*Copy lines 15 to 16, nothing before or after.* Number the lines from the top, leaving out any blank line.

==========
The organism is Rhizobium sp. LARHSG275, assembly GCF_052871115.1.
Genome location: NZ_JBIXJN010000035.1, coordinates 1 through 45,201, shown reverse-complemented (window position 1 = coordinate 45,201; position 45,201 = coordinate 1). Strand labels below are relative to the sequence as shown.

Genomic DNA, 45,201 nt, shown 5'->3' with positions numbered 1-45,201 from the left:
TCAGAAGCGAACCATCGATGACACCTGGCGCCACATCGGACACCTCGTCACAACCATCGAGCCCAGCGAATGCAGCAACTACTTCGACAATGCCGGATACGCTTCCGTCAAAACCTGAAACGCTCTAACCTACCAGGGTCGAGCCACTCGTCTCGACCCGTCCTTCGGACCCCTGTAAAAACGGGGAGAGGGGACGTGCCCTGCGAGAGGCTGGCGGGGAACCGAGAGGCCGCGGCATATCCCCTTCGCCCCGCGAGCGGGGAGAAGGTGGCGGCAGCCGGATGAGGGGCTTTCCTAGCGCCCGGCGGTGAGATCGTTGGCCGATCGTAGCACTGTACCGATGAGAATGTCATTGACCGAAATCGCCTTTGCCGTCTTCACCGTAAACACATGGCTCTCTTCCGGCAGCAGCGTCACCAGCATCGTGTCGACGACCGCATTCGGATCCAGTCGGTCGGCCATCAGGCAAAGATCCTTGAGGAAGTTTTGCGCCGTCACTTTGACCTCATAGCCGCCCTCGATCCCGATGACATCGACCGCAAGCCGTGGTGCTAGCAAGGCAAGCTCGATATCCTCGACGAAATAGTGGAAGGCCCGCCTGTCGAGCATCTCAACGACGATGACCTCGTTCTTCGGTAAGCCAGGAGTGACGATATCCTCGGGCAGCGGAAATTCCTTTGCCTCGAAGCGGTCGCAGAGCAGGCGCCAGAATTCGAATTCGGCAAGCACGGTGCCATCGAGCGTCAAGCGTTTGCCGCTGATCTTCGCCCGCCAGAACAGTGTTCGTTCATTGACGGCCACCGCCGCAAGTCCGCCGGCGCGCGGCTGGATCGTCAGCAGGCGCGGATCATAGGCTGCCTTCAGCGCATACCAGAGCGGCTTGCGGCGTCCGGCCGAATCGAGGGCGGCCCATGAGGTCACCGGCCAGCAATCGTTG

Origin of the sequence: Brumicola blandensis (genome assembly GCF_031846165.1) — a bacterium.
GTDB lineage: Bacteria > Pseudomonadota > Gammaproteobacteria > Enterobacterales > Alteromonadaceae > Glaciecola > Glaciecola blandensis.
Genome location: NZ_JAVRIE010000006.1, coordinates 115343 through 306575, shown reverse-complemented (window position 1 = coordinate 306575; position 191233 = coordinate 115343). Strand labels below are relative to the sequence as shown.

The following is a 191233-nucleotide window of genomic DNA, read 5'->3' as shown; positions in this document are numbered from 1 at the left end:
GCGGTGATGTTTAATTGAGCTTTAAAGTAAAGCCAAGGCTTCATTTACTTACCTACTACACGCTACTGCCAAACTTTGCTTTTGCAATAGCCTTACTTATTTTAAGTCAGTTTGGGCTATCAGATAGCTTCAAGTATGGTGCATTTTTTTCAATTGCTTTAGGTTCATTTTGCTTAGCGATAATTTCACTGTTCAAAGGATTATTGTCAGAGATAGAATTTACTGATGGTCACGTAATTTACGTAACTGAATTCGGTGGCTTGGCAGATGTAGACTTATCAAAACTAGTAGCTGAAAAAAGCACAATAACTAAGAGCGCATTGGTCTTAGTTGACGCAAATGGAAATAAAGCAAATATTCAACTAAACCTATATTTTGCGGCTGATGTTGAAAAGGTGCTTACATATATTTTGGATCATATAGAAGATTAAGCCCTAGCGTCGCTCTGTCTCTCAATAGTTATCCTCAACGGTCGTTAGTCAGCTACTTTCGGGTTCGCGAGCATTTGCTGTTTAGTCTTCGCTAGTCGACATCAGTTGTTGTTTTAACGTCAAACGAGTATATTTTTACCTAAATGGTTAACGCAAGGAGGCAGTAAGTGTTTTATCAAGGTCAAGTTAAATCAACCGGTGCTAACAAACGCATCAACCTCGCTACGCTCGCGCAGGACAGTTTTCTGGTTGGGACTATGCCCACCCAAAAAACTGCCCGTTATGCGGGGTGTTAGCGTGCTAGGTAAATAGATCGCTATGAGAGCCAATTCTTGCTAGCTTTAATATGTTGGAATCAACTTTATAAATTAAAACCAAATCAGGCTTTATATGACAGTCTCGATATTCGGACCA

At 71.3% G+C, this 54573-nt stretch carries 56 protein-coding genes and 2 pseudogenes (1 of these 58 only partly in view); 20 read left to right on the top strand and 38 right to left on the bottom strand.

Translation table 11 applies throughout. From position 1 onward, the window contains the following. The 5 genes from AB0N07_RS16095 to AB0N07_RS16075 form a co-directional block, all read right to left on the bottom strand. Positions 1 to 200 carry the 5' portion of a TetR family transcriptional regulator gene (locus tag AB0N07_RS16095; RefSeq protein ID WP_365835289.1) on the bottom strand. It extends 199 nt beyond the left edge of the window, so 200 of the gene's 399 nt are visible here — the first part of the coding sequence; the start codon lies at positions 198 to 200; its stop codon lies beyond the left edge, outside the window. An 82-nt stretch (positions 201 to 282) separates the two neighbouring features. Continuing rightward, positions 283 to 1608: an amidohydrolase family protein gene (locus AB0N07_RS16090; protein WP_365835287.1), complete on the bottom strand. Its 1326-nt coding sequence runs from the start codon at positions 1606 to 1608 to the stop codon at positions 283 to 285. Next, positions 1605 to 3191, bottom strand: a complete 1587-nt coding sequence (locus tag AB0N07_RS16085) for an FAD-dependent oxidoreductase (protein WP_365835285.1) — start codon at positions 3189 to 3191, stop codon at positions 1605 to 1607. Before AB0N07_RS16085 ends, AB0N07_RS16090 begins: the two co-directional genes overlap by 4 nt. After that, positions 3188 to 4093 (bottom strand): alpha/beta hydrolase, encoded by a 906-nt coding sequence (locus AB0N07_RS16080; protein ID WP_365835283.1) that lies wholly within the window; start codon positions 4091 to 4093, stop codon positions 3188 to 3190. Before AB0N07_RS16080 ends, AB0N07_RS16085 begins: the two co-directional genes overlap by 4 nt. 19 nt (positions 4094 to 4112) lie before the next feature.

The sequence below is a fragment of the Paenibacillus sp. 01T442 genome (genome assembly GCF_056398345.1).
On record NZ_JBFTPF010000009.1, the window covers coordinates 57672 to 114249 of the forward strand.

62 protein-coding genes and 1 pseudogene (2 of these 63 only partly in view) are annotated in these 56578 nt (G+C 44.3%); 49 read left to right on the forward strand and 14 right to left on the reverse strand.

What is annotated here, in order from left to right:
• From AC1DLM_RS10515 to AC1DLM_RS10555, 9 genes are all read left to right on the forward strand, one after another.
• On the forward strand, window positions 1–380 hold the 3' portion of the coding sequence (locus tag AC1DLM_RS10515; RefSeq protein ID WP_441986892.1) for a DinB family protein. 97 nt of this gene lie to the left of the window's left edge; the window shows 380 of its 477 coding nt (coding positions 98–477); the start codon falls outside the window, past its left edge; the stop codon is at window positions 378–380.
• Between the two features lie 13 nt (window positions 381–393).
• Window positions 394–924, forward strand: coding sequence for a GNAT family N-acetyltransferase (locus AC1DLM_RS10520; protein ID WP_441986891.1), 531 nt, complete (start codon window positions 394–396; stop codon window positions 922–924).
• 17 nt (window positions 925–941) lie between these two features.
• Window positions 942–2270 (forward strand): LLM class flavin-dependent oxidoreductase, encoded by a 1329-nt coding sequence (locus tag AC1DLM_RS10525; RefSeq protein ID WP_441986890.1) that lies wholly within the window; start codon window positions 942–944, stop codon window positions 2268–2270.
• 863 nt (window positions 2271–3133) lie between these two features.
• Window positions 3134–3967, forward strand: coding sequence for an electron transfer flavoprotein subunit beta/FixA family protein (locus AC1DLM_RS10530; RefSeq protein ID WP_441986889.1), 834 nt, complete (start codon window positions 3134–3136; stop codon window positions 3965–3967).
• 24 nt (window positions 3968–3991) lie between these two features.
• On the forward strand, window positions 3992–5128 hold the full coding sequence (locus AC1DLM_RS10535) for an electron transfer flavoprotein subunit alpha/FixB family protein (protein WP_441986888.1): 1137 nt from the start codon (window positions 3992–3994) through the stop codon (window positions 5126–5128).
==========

What is annotated here, in order from left to right:
• From AC1DLM_RS10515 to AC1DLM_RS10555, 9 genes are all read left to right on the forward strand, one after another.